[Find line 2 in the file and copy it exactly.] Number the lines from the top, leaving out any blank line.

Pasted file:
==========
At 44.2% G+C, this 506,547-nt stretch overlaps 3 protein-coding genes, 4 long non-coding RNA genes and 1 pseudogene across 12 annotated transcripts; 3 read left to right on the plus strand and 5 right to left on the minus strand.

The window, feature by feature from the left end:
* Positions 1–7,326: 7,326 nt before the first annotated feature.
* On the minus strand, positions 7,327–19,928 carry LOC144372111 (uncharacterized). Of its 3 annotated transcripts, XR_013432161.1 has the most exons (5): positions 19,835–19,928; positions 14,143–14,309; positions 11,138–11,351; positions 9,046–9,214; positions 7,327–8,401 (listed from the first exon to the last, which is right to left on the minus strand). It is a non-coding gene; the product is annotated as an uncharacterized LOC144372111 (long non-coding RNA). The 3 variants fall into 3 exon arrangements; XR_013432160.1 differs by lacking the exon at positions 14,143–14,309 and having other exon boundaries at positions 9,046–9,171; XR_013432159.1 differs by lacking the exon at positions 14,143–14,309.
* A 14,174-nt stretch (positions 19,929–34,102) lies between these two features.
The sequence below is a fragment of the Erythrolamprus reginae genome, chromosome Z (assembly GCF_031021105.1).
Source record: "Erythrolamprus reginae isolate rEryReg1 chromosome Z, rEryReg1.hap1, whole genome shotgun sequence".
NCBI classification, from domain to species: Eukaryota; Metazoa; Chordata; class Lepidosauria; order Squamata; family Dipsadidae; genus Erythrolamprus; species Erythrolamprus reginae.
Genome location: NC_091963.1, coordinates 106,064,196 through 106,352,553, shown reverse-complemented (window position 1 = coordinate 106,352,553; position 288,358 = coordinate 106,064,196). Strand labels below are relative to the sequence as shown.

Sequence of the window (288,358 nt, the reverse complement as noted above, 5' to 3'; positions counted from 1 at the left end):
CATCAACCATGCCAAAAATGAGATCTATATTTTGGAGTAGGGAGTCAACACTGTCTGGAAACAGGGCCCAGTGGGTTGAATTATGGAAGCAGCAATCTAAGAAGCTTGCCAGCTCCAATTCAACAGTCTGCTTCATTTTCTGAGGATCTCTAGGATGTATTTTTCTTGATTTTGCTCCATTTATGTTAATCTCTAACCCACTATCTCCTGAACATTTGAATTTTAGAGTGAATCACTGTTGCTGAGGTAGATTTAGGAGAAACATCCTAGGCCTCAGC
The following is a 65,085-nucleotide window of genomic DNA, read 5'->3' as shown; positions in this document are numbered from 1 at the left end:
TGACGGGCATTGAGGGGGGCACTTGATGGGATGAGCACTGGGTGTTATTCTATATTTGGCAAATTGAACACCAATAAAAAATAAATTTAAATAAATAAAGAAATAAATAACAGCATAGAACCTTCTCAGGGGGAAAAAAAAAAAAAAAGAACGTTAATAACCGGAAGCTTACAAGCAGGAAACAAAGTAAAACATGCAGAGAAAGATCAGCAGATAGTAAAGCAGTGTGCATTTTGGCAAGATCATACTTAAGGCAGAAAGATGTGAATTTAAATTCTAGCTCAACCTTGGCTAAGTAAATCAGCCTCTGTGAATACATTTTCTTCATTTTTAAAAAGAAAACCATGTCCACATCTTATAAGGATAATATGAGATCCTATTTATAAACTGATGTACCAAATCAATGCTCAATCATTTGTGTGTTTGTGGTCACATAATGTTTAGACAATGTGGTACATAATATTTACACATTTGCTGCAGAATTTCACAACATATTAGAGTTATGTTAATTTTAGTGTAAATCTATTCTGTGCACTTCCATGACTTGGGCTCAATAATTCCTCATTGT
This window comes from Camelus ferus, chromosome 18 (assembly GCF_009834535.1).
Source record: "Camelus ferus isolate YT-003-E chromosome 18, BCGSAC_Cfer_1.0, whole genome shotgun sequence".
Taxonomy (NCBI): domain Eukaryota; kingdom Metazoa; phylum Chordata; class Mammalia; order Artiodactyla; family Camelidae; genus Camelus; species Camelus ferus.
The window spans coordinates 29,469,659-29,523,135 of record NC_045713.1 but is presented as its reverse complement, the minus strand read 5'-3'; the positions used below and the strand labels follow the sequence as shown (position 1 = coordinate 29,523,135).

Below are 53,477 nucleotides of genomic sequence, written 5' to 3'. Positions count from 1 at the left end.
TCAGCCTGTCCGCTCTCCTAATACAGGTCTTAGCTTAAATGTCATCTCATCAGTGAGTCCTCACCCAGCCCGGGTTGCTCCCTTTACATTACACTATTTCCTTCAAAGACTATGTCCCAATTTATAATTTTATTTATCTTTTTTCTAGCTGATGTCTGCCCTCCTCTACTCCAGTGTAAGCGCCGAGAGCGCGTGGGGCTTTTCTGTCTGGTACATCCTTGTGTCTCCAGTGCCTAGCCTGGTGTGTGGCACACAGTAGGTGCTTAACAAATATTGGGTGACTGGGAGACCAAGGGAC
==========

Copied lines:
The window, feature by feature from the left end: